QUINCY GIVEN BAD FIRE SCARE -- Cashman's Big Storehouse on Furnace Avenue Threatened When His Hay Sheds are Burned. Loss is Estimated at $2,000- A two-alarm fire threatened the Cashman storage houses and big barn off Cross street, near the Granite Branch of the New Haven railroad last night. The fire started in that part of the sheds used for the storage of hay. In the building were 20 tons of hay. A few minutes after the fire was discovered the flames were shooting upwards for 20 feet. The first alarm came from box 432 at 10:45 and 10 minutes later Chief Mead ordered a second alarm sounded. This was done to get pumping engines and more men, for Chief Mead realized that if the fire broke through the hay sheds and got into the next shed beyond there were 20,000 bags of charcoal which would have made a blaring fire. The West Quincy companies were at the first a few minutes after the alarm sounded, but the pressure from the hydrant streams was not powerful enough to cope with the burning flames. One company had come from the central station on the first alarm and the second alarm brought two more companies from that station also Engine 2 from Quincy Point, Auto Combination 2 of Wollaston and Auto Ladder 2 from Wollaston. Within a few minutes after the pumping engines got to work the flames were beaten down and the firemen were able to get inside the shed where the hay was stored. It was almost unbearably hot in there but the firemen carried lines with them and soon had the fire under control, so that all danger of the flames spreading to the adjacent buildings was gone by. The 20 tons of baled hay were pitched out into the barn yard by the firemen. In an adjoining big barn were eight horses but they were gotten out soon after the fire was discovered and at no time were they in danger. Chief Mead and his men did a good piece of work in confining the flames to the building in which it started. The sounding of the second alarm sent hundreds of automobiles in the direction of West Quincy and thousands of people in West Quincy walked to the fire. The buildings were erected several years ago by the late John Cashman. At the present time they are owned by his nephew, Edward Cashman. Mr. Cashman said he thought the damage to the buildings by fire would not go over $1500 or $2000. All of the 20 tons of hay were ruined either by fire, smoke or water. It was stated that the hay was $32 a ton, which would bring the loss on the contents of the shed up $640. After the sounding of the second alarm, the police auto patrol, equipped with pulmotors and search lights was sent to the scene of the fire by Capt, E.H. Bishop, in charge of the police headquarters at the time. Within minutes after the sounding of the second alarm all sorts of wild rumors were being circulated in City square, which caused a big exodus towards West Quincy of autos and street cars. The all-out signal was sounded at 12:20 this morning. (Source detail: Quincy Patriot - Quincy Daily Ledger, 3 Sep 1921)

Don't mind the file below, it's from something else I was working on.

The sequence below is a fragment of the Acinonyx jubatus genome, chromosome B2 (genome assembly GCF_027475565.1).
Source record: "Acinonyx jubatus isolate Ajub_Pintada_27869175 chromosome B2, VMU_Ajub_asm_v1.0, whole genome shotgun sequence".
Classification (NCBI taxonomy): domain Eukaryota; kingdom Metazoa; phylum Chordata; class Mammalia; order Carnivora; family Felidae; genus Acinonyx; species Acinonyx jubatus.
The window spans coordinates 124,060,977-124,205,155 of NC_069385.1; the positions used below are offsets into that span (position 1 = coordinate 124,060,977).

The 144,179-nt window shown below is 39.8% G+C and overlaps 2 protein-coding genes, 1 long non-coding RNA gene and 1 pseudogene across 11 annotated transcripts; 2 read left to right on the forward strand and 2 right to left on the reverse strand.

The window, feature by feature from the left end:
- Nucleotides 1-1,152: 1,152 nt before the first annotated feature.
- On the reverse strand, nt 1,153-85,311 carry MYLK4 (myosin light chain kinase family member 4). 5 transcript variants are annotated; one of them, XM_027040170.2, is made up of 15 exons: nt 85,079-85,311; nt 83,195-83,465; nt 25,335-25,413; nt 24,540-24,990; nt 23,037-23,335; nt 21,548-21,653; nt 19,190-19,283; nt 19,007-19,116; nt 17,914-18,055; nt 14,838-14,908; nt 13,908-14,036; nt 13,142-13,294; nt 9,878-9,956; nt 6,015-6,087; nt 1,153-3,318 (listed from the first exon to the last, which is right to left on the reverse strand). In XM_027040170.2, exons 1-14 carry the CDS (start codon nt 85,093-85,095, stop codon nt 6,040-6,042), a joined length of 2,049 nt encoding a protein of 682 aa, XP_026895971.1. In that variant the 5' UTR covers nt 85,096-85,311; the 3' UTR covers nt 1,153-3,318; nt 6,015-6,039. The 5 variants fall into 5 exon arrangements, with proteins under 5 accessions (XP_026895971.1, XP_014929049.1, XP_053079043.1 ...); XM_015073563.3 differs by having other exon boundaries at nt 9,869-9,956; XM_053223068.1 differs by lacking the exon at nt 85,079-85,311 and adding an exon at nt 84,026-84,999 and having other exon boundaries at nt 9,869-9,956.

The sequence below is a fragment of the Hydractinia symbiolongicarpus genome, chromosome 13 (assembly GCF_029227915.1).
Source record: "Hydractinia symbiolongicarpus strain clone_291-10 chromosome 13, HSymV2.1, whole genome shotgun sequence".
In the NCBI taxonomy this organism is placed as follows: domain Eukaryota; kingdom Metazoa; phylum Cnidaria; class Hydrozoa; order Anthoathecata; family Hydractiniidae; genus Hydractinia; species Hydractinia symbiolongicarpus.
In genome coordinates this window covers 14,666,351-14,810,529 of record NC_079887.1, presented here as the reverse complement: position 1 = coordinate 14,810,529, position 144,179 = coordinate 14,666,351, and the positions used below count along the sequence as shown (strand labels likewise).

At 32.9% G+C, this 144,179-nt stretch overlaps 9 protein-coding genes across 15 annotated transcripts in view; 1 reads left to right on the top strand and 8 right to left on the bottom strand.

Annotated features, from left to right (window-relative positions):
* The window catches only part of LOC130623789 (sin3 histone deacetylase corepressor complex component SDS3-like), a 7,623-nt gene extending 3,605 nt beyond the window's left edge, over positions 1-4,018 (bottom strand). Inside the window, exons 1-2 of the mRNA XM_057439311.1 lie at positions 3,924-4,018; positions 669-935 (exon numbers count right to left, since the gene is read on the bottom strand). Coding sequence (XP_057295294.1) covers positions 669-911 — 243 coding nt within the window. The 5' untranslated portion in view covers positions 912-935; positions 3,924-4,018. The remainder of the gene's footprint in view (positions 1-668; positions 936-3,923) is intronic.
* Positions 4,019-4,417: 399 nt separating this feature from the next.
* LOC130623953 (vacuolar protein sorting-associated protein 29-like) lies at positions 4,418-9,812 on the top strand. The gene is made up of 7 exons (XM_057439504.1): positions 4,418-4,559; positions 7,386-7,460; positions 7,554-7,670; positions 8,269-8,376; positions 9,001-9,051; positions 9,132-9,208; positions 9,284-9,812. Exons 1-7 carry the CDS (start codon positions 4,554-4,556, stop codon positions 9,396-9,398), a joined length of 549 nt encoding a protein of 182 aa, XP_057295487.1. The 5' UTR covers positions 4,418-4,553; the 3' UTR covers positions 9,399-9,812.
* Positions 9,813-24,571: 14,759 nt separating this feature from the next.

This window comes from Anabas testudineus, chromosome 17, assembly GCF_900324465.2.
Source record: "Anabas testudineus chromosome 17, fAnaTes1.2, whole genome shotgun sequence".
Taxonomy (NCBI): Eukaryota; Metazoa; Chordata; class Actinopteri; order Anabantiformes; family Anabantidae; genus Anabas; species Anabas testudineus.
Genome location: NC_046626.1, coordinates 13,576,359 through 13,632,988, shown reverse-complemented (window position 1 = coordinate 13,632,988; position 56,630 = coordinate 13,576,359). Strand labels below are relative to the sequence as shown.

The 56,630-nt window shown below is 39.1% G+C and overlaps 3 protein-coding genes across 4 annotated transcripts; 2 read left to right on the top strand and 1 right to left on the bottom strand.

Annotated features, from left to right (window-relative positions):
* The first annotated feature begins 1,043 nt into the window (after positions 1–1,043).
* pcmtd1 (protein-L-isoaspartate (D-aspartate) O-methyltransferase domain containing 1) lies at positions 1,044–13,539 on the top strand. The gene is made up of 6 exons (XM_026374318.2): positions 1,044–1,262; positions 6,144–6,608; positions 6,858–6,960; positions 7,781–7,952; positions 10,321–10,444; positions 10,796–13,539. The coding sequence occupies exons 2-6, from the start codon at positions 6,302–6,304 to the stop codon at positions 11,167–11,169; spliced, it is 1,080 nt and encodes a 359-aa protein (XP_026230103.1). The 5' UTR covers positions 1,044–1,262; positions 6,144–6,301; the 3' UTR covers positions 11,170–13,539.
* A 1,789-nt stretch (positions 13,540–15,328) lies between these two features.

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005 1925 Mary Murphy Funeral